Japanese women's life expectancy is 86.3 years old; No.1 in the world since 1985.
Japanese men's life expectancy is 79.1 years old; only second to Iceland.
If "you are what you eat" holds true, this should mean something is sustainable with Japanese food/diet.
Japanese elderly people that are now reaching 80, 90 or 100 years old are the ones who survived very harsh time; wars and poverty. My grandma always talks how food was not easily available as is now. Probably, they are the ones who had been "undernourished" according to today's nutrition standard.
But they are very healthy. A lot of them still work on the farm.
So there should be other secret than achieving so many kilocalories per day.
Basically, traditional Japanese diet consists of rice (or other grains), vegetable and fish and not much meat or greasy stuff. Besides that, the food was not abundant. Unlike what you would think from "Japanese food" such as Sushi or Teriyaki, traditional Japanese diet has been very simple and not luxurious. People came up with a lot of rules to enjoy whatever was available and to sustain fishing/farming and to sustain their lives.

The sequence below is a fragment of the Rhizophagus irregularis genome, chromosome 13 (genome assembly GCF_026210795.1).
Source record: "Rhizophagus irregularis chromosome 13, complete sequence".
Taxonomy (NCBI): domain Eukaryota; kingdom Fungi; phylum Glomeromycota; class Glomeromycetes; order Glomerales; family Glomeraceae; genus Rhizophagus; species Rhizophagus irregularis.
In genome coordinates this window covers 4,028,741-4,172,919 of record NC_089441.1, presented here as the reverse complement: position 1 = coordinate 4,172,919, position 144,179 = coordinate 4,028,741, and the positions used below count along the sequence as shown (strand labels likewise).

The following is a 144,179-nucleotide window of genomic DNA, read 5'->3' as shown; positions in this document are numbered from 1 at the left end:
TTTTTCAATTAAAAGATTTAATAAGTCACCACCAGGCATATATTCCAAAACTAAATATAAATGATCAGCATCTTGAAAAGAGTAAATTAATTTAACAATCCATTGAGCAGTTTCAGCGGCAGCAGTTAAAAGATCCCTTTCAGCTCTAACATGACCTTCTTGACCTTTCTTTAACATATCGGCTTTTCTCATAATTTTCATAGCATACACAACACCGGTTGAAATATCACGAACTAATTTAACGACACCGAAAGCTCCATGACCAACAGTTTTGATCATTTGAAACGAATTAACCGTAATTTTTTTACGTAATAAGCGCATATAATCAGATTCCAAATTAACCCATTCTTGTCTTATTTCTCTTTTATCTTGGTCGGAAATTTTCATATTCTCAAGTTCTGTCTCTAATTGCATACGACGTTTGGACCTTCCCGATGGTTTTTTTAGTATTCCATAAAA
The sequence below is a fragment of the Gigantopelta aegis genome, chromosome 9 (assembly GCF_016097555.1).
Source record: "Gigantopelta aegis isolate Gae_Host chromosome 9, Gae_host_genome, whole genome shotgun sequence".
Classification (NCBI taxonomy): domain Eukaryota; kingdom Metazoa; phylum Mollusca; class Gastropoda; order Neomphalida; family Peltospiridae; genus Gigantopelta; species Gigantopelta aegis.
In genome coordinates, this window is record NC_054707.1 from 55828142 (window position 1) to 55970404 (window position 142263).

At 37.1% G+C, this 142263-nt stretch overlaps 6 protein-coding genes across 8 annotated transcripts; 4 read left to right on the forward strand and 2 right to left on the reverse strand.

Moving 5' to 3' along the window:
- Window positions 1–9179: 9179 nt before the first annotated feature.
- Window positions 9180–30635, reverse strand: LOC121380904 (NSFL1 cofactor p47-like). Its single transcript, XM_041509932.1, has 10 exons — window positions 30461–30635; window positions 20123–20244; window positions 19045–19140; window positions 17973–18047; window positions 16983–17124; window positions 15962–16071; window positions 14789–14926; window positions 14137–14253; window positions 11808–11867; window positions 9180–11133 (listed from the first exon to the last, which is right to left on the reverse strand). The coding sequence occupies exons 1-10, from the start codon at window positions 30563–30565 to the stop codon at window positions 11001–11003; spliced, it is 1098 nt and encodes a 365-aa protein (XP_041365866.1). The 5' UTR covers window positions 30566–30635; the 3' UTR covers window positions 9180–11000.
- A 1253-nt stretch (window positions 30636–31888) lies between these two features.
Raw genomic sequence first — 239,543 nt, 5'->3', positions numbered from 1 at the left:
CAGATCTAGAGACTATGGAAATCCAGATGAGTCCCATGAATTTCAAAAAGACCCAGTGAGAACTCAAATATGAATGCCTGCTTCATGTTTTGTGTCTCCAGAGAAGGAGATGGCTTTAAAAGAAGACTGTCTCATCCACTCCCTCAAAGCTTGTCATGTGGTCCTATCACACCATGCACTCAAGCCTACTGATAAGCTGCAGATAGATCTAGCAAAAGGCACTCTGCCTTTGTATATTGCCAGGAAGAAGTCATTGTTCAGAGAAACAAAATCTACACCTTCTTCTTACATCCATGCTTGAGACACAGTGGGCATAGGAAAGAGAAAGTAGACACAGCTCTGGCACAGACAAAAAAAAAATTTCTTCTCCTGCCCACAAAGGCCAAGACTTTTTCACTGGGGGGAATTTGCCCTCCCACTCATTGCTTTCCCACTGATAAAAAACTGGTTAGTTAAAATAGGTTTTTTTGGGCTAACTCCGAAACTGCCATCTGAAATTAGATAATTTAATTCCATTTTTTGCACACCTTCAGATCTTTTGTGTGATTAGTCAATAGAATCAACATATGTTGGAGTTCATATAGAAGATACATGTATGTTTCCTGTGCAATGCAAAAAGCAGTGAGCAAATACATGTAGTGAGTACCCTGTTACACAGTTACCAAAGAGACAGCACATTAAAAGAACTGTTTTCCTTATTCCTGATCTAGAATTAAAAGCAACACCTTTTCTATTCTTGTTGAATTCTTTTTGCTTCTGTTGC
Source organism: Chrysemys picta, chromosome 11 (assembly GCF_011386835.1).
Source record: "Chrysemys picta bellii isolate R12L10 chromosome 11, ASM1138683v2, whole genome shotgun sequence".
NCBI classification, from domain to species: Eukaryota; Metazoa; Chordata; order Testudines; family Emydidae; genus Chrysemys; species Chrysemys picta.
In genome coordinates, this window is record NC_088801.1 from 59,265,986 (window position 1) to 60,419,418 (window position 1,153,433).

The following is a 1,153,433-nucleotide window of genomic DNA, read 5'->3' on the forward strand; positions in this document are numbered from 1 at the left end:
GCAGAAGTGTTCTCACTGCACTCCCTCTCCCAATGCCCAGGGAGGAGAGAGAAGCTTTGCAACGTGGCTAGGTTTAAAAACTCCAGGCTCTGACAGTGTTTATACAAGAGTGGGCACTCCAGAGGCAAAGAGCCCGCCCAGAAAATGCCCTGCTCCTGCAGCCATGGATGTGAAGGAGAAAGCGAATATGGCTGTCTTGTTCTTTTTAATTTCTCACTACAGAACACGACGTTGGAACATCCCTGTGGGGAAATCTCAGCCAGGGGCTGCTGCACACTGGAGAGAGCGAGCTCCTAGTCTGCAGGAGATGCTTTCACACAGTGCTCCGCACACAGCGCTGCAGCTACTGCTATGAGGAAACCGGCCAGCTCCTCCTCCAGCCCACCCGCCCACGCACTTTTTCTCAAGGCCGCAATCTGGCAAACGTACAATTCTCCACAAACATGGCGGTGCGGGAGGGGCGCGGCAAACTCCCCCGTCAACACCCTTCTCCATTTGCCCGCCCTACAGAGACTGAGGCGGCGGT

Some rules for sustainable eating:
* Enjoy the natural taste of the food
* Eat a little bit of everything (30 items per day expected)
* Don't overeat (chew well, stop before you really feel full)
You might know "bento". Traditional bento depicts these rules well. As you see in the picture, there are always something that are harvested in the season (called "shun") such as vegetables, fish. What are right off from the farm/ocean is best. Beause they are best, you wouldn't need much to add to enjoy it. They naturally taste good. Also, bento incorporates small bit of everything. And although there are many items, it's not too much in amount.
Moms make lunch box for kids based on the same philosophy.... Or I have to say moms used to.
Eating habit now in Japan is getting junkier.